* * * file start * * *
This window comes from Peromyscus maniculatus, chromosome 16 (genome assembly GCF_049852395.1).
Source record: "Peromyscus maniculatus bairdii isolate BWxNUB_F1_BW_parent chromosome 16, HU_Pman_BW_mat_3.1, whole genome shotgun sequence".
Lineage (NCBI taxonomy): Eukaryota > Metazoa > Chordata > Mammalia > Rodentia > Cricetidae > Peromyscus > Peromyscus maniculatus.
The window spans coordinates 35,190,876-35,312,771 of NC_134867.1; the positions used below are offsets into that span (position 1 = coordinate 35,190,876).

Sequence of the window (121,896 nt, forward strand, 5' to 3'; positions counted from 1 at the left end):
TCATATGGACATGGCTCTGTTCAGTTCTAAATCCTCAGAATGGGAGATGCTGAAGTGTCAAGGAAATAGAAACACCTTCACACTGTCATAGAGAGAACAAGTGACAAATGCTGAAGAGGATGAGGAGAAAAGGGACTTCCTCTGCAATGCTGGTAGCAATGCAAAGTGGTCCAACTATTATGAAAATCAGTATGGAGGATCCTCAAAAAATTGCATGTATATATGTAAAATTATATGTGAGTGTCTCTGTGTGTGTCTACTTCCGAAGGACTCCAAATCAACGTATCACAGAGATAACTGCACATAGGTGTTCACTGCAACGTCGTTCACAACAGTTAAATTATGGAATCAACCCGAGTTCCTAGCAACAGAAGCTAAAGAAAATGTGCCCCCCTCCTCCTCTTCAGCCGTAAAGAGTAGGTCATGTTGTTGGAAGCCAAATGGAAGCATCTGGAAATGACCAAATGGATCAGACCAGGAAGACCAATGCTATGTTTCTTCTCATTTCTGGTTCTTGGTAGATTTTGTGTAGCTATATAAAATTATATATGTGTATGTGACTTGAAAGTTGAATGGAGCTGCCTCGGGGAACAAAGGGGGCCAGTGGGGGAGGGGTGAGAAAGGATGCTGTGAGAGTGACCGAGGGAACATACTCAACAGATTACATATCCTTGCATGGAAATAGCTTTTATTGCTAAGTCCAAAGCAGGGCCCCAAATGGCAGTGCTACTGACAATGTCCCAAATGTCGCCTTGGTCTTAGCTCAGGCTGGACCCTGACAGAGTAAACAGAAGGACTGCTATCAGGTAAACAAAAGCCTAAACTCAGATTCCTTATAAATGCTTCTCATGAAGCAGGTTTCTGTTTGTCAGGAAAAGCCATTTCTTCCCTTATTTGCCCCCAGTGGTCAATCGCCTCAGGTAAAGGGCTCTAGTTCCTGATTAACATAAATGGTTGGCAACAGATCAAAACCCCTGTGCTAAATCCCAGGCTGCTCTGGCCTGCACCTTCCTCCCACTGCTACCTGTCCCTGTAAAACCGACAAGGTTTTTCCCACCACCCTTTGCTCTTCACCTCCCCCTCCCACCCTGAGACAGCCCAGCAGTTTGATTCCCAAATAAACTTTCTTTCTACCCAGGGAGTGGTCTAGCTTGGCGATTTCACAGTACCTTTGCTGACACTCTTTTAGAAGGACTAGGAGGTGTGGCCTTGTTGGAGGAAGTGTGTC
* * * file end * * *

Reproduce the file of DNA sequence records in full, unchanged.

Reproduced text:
This window comes from Peromyscus maniculatus, chromosome 16 (genome assembly GCF_049852395.1).
Source record: "Peromyscus maniculatus bairdii isolate BWxNUB_F1_BW_parent chromosome 16, HU_Pman_BW_mat_3.1, whole genome shotgun sequence".
Lineage (NCBI taxonomy): Eukaryota > Metazoa > Chordata > Mammalia > Rodentia > Cricetidae > Peromyscus > Peromyscus maniculatus.
The window spans coordinates 35,190,876-35,312,771 of NC_134867.1; the positions used below are offsets into that span (position 1 = coordinate 35,190,876).

Sequence of the window (121,896 nt, forward strand, 5' to 3'; positions counted from 1 at the left end):
TCATATGGACATGGCTCTGTTCAGTTCTAAATCCTCAGAATGGGAGATGCTGAAGTGTCAAGGAAATAGAAACACCTTCACACTGTCATAGAGAGAACAAGTGACAAATGCTGAAGAGGATGAGGAGAAAAGGGACTTCCTCTGCAATGCTGGTAGCAATGCAAAGTGGTCCAACTATTATGAAAATCAGTATGGAGGATCCTCAAAAAATTGCATGTATATATGTAAAATTATATGTGAGTGTCTCTGTGTGTGTCTACTTCCGAAGGACTCCAAATCAACGTATCACAGAGATAACTGCACATAGGTGTTCACTGCAACGTCGTTCACAACAGTTAAATTATGGAATCAACCCGAGTTCCTAGCAACAGAAGCTAAAGAAAATGTGCCCCCCTCCTCCTCTTCAGCCGTAAAGAGTAGGTCATGTTGTTGGAAGCCAAATGGAAGCATCTGGAAATGACCAAATGGATCAGACCAGGAAGACCAATGCTATGTTTCTTCTCATTTCTGGTTCTTGGTAGATTTTGTGTAGCTATATAAAATTATATATGTGTATGTGACTTGAAAGTTGAATGGAGCTGCCTCGGGGAACAAAGGGGGCCAGTGGGGGAGGGGTGAGAAAGGATGCTGTGAGAGTGACCGAGGGAACATACTCAACAGATTACATATCCTTGCATGGAAATAGCTTTTATTGCTAAGTCCAAAGCAGGGCCCCAAATGGCAGTGCTACTGACAATGTCCCAAATGTCGCCTTGGTCTTAGCTCAGGCTGGACCCTGACAGAGTAAACAGAAGGACTGCTATCAGGTAAACAAAAGCCTAAACTCAGATTCCTTATAAATGCTTCTCATGAAGCAGGTTTCTGTTTGTCAGGAAAAGCCATTTCTTCCCTTATTTGCCCCCAGTGGTCAATCGCCTCAGGTAAAGGGCTCTAGTTCCTGATTAACATAAATGGTTGGCAACAGATCAAAACCCCTGTGCTAAATCCCAGGCTGCTCTGGCCTGCACCTTCCTCCCACTGCTACCTGTCCCTGTAAAACCGACAAGGTTTTTCCCACCACCCTTTGCTCTTCACCTCCCCCTCCCACCCTGAGACAGCCCAGCAGTTTGATTCCCAAATAAACTTTCTTTCTACCCAGGGAGTGGTCTAGCTTGGCGATTTCACAGTACCTTTGCTGACACTCTTTTAGAAGGACTAGGAGGTGTGGCCTTGTTGGAGGAAGTGTGTC